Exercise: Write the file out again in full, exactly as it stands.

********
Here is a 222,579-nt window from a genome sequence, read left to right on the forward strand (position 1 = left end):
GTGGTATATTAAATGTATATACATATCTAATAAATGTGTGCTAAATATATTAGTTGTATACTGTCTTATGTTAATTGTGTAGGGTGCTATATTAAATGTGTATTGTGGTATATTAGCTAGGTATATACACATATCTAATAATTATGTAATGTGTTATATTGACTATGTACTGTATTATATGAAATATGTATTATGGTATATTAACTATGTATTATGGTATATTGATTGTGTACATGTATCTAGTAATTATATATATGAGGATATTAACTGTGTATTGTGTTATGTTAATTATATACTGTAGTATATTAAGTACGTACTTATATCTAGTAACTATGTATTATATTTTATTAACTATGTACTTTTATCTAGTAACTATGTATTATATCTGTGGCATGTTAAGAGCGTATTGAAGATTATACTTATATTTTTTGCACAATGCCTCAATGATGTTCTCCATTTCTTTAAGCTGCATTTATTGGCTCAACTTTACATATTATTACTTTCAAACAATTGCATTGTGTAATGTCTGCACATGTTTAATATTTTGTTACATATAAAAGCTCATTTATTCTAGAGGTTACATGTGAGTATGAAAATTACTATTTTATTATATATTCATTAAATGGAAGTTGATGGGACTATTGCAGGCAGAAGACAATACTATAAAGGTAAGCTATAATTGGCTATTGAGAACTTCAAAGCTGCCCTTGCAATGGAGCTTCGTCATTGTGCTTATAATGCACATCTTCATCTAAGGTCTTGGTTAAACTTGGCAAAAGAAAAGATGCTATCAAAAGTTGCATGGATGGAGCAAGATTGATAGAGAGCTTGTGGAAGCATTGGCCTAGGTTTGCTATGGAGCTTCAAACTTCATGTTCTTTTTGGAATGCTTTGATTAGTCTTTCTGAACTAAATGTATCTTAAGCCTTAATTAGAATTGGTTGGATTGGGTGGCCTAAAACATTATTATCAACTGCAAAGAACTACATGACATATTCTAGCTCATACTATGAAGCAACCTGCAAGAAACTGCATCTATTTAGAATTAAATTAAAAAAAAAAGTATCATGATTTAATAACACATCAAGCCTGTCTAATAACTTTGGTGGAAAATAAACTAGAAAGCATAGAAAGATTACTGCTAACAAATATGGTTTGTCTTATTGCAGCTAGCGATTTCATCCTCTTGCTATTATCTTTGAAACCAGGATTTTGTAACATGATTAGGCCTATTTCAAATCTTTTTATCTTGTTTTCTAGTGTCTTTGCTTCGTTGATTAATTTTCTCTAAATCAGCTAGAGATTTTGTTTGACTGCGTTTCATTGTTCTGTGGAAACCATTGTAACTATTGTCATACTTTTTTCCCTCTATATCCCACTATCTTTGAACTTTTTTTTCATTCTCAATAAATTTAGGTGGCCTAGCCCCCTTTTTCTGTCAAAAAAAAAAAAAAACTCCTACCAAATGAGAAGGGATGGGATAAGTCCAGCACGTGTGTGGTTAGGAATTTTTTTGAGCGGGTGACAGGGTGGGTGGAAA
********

Here is a 222,579-nt window from a genome sequence, read left to right on the forward strand (position 1 = left end):
GTGGTATATTAAATGTATATACATATCTAATAAATGTGTGCTAAATATATTAGTTGTATACTGTCTTATGTTAATTGTGTAGGGTGCTATATTAAATGTGTATTGTGGTATATTAGCTAGGTATATACACATATCTAATAATTATGTAATGTGTTATATTGACTATGTACTGTATTATATGAAATATGTATTATGGTATATTAACTATGTATTATGGTATATTGATTGTGTACATGTATCTAGTAATTATATATATGAGGATATTAACTGTGTATTGTGTTATGTTAATTATATACTGTAGTATATTAAGTACGTACTTATATCTAGTAACTATGTATTATATTTTATTAACTATGTACTTTTATCTAGTAACTATGTATTATATCTGTGGCATGTTAAGAGCGTATTGAAGATTATACTTATATTTTTTGCACAATGCCTCAATGATGTTCTCCATTTCTTTAAGCTGCATTTATTGGCTCAACTTTACATATTATTACTTTCAAACAATTGCATTGTGTAATGTCTGCACATGTTTAATATTTTGTTACATATAAAAGCTCATTTATTCTAGAGGTTACATGTGAGTATGAAAATTACTATTTTATTATATATTCATTAAATGGAAGTTGATGGGACTATTGCAGGCAGAAGACAATACTATAAAGGTAAGCTATAATTGGCTATTGAGAACTTCAAAGCTGCCCTTGCAATGGAGCTTCGTCATTGTGCTTATAATGCACATCTTCATCTAAGGTCTTGGTTAAACTTGGCAAAAGAAAAGATGCTATCAAAAGTTGCATGGATGGAGCAAGATTGATAGAGAGCTTGTGGAAGCATTGGCCTAGGTTTGCTATGGAGCTTCAAACTTCATGTTCTTTTTGGAATGCTTTGATTAGTCTTTCTGAACTAAATGTATCTTAAGCCTTAATTAGAATTGGTTGGATTGGGTGGCCTAAAACATTATTATCAACTGCAAAGAACTACATGACATATTCTAGCTCATACTATGAAGCAACCTGCAAGAAACTGCATCTATTTAGAATTAAATTAAAAAAAAAAGTATCATGATTTAATAACACATCAAGCCTGTCTAATAACTTTGGTGGAAAATAAACTAGAAAGCATAGAAAGATTACTGCTAACAAATATGGTTTGTCTTATTGCAGCTAGCGATTTCATCCTCTTGCTATTATCTTTGAAACCAGGATTTTGTAACATGATTAGGCCTATTTCAAATCTTTTTATCTTGTTTTCTAGTGTCTTTGCTTCGTTGATTAATTTTCTCTAAATCAGCTAGAGATTTTGTTTGACTGCGTTTCATTGTTCTGTGGAAACCATTGTAACTATTGTCATACTTTTTTCCCTCTATATCCCACTATCTTTGAACTTTTTTTTCATTCTCAATAAATTTAGGTGGCCTAGCCCCCTTTTTCTGTCAAAAAAAAAAAAAAACTCCTACCAAATGAGAAGGGATGGGATAAGTCCAGCACGTGTGTGGTTAGGAATTTTTTTGAGCGGGTGACAGGGTGGGTGGAAA